Elder Ann Cardinal, artist Heather Shillinglaw, Shirley Norris Shillinglaw and Elder Lynn Desjarlais at the Art Gallery of St. Albert. Photo by Kinnukana.Kinnukana, Local Journalism Initiative Reporter

On October 12, 2023, Heather Shillinglaw, mixed-media artist of Appetogasan, Cree/Dene, Salteaux Chipewyan and Scottish/French heritage launched her beautiful textile art exhibit at the Art Gallery of St. Albert (part of the Arts and Heritage Foundation). Heather’s collection is one of only nine exhibitions held at the Gallery each year and was chosen from over eighty submissions.

Heather’s collection is called ᒫᒥᑐᓀᔨᐦᒋᑲᐣ ᑯᑖᐄᐧᐤmâmitonêyihcikan kotâwîw my mind digs in the soil like a turtle. It is a collection of twelve stunning art quilts stitched on elk hide that capture aerial views of traditional landmarks in Alberta, such as Lac Ste. Anne, Cooking Lake and the Sturgeon River. Heather said that the colours and the materials she uses are to trick the eye into visualizing the artwork as if you are flying over the land and looking at it from an eagle eye perspective. The ancient trails are stitched in red ribbon in all her quilts, tracing them through woods made of satin, lace, leather and yarn. The quilts also have tufting, beading and embroidery throughout.

Heather began working on this project when she was gifted elk hide from a friend seven years ago. She completed most of the sewing over the past three years. Heather spent hours in conversation with Elders, Knowledge Keepers and family members, as well as doing research to guide her work. She was especially guided by her mother, Shirley Norris Shillinglaw of Cold Lake, Elder Ann Cardinal of Saddle Lake, and Elder Lynn Dejarlais Lush of Sandy Bay, all Residential School Survivors. In her individual pieces of work, Heather reclaims her ancestral knowledge and connects to her family’s history, which is also part of Canada’s history.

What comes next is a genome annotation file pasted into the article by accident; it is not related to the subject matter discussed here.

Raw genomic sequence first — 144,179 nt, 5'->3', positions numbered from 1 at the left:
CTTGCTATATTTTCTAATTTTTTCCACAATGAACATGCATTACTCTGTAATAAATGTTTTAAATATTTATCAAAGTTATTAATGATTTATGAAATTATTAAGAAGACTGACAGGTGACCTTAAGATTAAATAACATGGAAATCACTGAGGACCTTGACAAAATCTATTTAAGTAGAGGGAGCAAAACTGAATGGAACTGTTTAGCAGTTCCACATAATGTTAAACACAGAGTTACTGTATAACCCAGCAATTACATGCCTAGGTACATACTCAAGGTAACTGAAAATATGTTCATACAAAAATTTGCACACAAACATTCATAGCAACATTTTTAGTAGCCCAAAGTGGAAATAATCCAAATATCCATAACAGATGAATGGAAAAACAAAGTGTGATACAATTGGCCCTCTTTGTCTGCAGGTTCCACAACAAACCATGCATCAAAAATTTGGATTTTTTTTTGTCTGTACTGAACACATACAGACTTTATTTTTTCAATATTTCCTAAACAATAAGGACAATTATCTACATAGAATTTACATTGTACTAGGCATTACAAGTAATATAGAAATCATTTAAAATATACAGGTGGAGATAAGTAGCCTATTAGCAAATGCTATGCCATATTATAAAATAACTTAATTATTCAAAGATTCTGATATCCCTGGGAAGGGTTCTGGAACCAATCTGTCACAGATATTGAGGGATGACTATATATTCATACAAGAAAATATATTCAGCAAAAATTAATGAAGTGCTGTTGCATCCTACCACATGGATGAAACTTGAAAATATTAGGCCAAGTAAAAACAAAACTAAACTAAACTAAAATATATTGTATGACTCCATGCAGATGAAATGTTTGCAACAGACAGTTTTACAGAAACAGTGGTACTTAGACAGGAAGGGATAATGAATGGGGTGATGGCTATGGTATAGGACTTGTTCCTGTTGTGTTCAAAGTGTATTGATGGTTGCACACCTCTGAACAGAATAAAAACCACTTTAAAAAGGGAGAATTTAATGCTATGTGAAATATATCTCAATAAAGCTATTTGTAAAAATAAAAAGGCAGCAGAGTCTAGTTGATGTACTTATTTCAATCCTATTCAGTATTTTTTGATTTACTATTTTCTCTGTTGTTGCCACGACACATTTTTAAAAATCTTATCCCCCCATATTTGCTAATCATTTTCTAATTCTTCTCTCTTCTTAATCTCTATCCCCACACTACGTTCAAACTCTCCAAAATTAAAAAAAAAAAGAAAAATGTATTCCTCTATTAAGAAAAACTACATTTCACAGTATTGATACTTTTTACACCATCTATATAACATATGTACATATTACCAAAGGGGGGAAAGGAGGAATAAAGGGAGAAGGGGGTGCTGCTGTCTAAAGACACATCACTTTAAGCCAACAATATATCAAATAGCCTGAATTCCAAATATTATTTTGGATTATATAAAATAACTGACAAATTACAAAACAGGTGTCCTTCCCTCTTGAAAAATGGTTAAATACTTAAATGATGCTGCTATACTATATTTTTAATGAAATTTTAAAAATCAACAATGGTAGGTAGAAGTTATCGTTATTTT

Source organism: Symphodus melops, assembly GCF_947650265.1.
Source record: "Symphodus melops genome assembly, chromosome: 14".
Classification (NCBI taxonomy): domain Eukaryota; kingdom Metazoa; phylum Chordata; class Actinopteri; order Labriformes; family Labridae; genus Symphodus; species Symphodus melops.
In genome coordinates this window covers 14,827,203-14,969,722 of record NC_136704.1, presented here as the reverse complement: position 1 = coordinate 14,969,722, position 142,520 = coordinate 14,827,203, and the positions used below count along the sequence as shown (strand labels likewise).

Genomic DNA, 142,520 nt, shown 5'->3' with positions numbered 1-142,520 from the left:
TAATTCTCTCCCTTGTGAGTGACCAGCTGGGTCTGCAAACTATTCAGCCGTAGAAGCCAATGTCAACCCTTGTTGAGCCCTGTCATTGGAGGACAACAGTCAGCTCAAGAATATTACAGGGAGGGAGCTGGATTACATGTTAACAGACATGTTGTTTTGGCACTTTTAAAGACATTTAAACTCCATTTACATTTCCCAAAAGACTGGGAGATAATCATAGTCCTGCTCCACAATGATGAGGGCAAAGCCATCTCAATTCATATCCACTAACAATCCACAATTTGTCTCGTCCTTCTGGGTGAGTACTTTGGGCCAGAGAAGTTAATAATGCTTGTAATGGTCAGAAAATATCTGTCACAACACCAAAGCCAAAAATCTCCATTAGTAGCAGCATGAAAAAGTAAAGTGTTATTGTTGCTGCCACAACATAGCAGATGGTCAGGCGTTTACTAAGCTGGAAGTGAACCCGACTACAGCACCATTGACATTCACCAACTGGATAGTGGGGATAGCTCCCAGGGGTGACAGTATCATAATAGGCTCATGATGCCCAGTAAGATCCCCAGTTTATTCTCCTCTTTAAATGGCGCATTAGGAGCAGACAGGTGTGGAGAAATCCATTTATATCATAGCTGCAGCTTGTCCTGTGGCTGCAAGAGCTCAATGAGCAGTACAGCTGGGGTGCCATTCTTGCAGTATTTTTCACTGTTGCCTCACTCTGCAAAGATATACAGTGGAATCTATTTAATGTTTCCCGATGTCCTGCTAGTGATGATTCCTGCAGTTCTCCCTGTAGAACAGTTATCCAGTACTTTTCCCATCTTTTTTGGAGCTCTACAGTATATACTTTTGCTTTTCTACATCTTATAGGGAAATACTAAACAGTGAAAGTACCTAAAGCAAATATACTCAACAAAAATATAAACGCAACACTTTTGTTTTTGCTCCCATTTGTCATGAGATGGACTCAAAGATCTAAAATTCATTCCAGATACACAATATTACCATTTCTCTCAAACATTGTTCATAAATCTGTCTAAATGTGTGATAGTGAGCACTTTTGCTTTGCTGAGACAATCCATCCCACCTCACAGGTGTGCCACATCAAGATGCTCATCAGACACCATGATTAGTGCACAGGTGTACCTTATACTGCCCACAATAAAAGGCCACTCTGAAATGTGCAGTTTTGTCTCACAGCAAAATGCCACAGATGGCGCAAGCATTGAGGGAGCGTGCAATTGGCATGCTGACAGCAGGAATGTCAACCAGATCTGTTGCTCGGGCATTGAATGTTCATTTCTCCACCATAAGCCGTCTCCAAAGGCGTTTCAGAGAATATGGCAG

Heather said her favourite part of the project was talking about the history over tea with the Elders. She said, “That’s where the story begins and [it’s] the strength and the honesty of the work. When you work with Elders and Ruth who helped to find the archival research, it really supports the work and shows honesty.”

Through her art, Heather highlights the lands where her ancestors lived and travelled, hunted, gathered medicines, told stories and taught future generations. The quilts also blend the memories of these lands from the past with the changes seen today. Heather shared how her quilts tell the story of the devastating changes to the traditional lands over time. Topstitched across the surface of each piece are poems written by Heather and Métis Elder Marilyn Dumont, beautifully sharing hard truths and painful histories.

In her quilt called Fish Lake – Marie Lake, Heather said, “The Crown, government, decided to take this land from Indigenous groups and utilize it for the oil and gas industry. When my mom remembers dangling her feet along the way, when she was a child harvesting the berries with her Kokum, it’s very hard for her in the fact that these white areas (shown on the quilt) are all markings today from fracking sites. It’s very disturbing and you can actually see it from space.” The white areas also depict missing bodies of water. Heather refers to the white spaces as ghosts. Each display also includes a link where visitors to the gallery can look up the actual map online to see the locations in Alberta.

Heather also shared the meaning behind her beautiful, beaded turtle that is the centre piece of her display. It is focused on the thirteen moons. Elder Lynn Desjarlais Lush helped her with this piece, and it reflects time. There is a maternal calendar that takes place on the Turtles back. Each square represents a cycle. Women shed every 28 days, so there are twenty-eight markings on the turtles back. Heather also worked with her mother on each of the healing flowers that they learned about together while exploring forest and healing plants.

Ann Ramsden, Executive Director of the Arts and Heritage Foundation of St Albert said that across the organization they are committed to showcasing Indigenous Art, alongside other artists in the gallery, to see and hear those indigenous stories. Ann shared that Heather’s work went through a juried process and was selected as one of the exhibits this year. She said “I see this art and I just want to touch it. It is so tactile, and it just suits this space. We are so delighted to have Heather’s work here.”

The exhibition runs from October 5 to November 25, 2023, at the Art Gallery of St Albert, 19 Perron Street in St Albert.

A vrtual tour will be held October 24 at noon on Facebook Live (5) Facebook

For more information, contact Emily Baker, Art Gallery of St. Albert Curator at 780-651-5745 or exhibitions@artsandheritage.ca.

By Kinnukana, Local Journalism Initiative Reporter

Original Published on Oct 19, 2023 at 15:47

This item reprinted with permission from   Alberta Native News   Edmonton, Alberta

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